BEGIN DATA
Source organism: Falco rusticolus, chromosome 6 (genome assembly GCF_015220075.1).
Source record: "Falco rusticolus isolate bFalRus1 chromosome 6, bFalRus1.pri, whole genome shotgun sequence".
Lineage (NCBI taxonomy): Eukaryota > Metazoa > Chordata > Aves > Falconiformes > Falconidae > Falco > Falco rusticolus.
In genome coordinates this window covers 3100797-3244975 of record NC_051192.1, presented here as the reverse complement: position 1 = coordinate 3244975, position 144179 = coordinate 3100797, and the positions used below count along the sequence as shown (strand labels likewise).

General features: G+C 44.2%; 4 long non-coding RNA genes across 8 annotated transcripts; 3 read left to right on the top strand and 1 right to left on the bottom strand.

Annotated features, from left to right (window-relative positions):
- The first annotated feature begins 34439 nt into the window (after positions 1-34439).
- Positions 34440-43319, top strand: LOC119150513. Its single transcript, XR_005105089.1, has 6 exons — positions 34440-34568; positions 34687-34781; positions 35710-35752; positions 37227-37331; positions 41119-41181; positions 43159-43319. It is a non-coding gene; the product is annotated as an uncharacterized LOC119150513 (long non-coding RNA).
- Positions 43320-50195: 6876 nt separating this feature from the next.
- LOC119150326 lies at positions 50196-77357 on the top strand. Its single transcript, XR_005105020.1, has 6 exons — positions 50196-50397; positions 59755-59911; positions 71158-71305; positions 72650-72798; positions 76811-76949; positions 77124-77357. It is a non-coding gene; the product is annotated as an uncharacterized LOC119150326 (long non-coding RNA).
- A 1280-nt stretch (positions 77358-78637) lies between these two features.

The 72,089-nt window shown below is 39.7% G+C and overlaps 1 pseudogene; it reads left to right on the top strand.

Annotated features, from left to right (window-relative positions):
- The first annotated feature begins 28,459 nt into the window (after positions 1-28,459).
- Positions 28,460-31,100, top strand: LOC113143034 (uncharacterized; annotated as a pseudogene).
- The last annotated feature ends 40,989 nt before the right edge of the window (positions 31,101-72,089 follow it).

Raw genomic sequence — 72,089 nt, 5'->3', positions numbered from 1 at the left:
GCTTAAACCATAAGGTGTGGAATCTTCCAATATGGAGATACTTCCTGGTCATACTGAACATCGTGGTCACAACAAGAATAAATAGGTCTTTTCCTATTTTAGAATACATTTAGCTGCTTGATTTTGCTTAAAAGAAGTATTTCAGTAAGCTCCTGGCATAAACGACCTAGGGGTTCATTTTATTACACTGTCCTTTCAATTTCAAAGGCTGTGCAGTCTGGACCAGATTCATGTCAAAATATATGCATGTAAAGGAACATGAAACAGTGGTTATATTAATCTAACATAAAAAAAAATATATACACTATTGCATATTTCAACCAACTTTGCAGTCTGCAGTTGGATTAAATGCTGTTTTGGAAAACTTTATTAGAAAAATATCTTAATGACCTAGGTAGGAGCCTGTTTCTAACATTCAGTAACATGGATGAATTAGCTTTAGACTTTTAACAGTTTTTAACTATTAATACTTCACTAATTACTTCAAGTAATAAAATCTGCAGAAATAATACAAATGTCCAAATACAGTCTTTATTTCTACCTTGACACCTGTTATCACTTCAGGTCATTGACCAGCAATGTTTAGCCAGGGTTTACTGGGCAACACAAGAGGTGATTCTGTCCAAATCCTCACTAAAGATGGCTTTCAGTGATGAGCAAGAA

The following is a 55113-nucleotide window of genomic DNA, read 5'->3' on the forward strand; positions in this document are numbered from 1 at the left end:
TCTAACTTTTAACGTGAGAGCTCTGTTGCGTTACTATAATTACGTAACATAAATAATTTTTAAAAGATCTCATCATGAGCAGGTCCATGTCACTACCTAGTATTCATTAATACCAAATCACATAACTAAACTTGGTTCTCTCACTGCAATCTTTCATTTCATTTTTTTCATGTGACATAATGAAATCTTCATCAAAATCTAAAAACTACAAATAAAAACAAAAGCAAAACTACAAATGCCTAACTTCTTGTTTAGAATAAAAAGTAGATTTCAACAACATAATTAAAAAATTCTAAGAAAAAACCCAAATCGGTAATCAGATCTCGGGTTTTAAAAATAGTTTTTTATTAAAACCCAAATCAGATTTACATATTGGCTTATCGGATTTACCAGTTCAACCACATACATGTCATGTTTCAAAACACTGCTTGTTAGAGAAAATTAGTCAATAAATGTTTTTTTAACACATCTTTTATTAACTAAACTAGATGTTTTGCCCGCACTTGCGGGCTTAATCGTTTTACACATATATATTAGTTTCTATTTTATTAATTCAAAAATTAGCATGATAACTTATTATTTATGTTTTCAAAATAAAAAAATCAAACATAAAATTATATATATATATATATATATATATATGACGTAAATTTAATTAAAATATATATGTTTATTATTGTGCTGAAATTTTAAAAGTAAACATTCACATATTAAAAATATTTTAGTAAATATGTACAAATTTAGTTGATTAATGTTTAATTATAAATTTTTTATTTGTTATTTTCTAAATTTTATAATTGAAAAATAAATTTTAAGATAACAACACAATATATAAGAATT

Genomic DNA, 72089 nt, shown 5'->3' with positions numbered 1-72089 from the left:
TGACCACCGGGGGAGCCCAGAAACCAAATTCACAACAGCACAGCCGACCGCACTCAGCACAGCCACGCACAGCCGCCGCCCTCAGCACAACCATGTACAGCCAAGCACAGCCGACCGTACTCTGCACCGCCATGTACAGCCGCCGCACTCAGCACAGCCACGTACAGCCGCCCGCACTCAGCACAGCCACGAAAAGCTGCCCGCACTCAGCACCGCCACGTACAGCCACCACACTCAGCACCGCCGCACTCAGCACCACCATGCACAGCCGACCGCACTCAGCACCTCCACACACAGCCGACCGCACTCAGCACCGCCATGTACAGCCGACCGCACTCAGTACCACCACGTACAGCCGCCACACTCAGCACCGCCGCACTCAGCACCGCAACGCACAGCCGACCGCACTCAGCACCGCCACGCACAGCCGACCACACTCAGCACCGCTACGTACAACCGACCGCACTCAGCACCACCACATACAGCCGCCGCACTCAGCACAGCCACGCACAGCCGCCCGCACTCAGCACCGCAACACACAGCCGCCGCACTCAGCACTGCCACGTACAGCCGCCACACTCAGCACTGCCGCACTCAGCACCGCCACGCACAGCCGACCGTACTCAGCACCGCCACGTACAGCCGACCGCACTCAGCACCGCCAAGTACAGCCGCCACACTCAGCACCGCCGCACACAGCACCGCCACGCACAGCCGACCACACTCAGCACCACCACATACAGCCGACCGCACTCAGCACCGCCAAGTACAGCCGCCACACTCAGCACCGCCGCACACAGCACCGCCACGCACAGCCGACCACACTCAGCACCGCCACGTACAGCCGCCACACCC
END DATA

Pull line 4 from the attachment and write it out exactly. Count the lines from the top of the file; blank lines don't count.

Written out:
In genome coordinates this window covers 3100797-3244975 of record NC_051192.1, presented here as the reverse complement: position 1 = coordinate 3244975, position 144179 = coordinate 3100797, and the positions used below count along the sequence as shown (strand labels likewise).